Ecole Polytechnique Fédérale de Lausanne
In the last two decades the design of nonlinear model predictive control (NMPC) schemes has received widespread attention by theoreticians and practitioners in the field of systems and control. The main reasons for this interest are (a) that NMPC allows considering input and state constraints in a structured manner, and (b) that NMPC allows handling nonlinear systems with multiple inputs. NMPC is built upon the repeated solution of an optimal control problem and the partial application of optimal input trajectories. Often, stability of NMPC schemes is enforced by means of computationally intensive terminal constraints and end penalties.In this talk, we discuss the design of NMPC schemes based on turnpike properties. We show that these properties enable avoiding terminal constraints. We begin the talk with a formal introduction of turnpike properties of optimal control problems [1,2]. It is worth to be mentioned that the concept of turnpike properties has received widespread attention in optimal control approaches to economic dynamic systems [2,3]. However, it is surprising that turnpike properties have received only limited attention in the context of NMPC . In this presentation, we present results attempting to partially bridge this gap. We show that exact turnpikes allow establishing stability of NMPC controlled systems as well as recursive feasibility without any terminal constraints . We draw upon examples from different areas such as process control and biology to illustrate our results. References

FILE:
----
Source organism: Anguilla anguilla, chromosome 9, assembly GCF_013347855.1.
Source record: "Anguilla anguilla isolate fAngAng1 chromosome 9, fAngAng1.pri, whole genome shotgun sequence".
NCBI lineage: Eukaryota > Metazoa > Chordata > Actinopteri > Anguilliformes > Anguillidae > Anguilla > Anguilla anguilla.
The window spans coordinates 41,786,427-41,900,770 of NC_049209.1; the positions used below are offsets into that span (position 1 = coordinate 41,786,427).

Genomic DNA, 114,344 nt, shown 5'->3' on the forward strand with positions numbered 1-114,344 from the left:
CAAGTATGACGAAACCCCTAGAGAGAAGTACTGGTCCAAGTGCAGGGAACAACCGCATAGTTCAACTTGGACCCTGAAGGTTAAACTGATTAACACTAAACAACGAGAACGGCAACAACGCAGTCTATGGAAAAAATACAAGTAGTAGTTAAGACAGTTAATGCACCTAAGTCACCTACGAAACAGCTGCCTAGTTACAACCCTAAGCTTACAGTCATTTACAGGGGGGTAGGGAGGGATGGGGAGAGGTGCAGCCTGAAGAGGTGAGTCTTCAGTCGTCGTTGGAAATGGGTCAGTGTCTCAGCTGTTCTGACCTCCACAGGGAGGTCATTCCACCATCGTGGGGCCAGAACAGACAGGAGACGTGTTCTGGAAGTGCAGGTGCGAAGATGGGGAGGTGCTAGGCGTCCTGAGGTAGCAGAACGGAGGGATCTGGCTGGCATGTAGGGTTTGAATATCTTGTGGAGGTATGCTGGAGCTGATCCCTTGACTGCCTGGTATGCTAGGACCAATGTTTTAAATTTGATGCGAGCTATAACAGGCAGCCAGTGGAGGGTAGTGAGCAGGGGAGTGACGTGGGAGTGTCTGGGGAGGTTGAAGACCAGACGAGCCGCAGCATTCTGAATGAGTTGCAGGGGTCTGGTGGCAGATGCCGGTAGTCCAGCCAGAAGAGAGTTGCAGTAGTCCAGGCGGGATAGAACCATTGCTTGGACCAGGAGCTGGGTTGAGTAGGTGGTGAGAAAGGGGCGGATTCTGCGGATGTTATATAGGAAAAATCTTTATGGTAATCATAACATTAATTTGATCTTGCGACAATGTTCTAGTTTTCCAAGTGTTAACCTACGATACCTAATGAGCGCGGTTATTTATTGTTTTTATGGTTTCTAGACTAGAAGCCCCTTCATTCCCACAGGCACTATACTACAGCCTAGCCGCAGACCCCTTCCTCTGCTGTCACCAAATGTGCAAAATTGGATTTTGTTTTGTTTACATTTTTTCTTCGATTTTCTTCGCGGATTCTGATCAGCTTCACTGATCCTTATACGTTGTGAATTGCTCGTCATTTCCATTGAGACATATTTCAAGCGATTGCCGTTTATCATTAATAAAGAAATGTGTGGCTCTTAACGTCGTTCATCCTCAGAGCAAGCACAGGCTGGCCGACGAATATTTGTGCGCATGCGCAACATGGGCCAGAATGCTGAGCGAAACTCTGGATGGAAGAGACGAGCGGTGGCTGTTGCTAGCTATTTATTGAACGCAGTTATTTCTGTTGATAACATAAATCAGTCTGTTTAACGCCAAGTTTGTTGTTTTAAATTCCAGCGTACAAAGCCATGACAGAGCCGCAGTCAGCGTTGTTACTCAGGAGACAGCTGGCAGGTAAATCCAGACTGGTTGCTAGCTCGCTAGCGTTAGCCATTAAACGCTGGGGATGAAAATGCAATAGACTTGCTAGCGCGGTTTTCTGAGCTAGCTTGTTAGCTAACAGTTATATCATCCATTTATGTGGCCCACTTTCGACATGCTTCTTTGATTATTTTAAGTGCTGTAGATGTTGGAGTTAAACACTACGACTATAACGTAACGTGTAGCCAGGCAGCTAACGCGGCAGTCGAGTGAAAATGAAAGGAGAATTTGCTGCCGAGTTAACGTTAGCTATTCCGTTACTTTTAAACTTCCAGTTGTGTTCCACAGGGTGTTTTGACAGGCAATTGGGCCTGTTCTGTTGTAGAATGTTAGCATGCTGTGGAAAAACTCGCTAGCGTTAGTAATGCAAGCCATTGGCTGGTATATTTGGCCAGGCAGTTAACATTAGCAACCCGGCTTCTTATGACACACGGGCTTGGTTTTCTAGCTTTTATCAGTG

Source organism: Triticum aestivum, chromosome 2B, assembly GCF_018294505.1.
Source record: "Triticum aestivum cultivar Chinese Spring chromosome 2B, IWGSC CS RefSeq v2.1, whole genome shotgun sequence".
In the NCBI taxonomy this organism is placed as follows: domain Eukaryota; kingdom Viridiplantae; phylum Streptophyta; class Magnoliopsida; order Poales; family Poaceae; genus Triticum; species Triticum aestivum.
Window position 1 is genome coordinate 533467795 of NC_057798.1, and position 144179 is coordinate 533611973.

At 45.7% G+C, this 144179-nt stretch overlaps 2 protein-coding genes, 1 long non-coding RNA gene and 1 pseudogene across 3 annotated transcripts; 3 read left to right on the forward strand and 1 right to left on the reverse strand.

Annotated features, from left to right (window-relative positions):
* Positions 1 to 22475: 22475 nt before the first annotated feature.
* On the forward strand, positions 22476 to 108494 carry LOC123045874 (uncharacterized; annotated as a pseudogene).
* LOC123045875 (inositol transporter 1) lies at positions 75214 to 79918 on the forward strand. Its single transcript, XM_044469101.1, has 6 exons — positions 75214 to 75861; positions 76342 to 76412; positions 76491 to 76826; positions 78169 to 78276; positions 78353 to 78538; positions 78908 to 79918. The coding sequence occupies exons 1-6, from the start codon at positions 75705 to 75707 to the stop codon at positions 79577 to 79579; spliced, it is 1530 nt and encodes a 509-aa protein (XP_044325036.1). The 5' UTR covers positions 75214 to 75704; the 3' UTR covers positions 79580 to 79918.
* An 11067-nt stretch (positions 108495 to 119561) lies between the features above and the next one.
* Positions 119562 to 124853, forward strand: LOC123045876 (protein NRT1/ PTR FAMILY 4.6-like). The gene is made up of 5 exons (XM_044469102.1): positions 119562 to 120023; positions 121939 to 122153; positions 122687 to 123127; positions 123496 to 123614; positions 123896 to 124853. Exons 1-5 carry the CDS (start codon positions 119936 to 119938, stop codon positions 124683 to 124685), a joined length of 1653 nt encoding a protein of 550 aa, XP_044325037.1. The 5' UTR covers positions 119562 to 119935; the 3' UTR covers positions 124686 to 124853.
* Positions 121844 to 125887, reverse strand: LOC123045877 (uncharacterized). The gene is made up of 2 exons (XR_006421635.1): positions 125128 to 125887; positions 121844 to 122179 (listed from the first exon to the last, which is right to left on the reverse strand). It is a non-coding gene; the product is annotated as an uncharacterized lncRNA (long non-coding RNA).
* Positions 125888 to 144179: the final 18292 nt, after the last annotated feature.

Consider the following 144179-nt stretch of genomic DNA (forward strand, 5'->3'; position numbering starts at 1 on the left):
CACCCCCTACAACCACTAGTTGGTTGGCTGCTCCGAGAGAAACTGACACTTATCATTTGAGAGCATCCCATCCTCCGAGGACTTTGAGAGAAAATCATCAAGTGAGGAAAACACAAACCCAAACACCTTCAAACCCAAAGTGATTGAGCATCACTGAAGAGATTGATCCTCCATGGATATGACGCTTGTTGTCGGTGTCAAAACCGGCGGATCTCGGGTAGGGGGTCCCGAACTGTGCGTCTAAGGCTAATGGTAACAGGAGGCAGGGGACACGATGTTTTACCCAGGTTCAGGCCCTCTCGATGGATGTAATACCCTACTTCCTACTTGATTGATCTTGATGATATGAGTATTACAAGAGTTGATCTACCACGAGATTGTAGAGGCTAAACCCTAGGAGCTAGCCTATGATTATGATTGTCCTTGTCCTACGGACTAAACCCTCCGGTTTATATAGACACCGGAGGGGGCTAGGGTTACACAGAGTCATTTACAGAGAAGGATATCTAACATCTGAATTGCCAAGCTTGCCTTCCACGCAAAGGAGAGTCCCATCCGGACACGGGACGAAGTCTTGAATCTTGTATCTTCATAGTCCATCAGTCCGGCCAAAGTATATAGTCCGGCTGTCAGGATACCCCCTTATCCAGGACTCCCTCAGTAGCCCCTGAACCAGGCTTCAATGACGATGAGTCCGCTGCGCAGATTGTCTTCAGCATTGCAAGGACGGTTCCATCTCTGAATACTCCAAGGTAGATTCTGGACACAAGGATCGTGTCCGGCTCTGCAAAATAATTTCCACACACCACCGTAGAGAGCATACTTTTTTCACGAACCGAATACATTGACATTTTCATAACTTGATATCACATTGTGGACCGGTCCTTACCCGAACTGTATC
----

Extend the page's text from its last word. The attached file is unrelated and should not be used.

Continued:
Timm Faulwasser has received a diploma (master equivalent) in Engineering Cybernetics from the University Stuttgart in 2006. He did his PhD in the group of Rolf Findeisen at the Institute of Automation Engineering at the Otto-von-Guericke University Magdeburg and obtained his PhD in 2012 from Faculty of Electrical Engineering and Information Technology of the same university in 2012. Since 2013 he is working as postdoc and lecturer at the Laboratoire d’Automatique at the Ecole Polytechnique Fédérale de Lausanne, Switzerland. His research interests include optimization-based and predictive control of nonlinear systems, path-following and trajectory-tracking problems, nonlinear control and real-time optimization with applications in aeronautics, mechatronics/robotics and process engineering.
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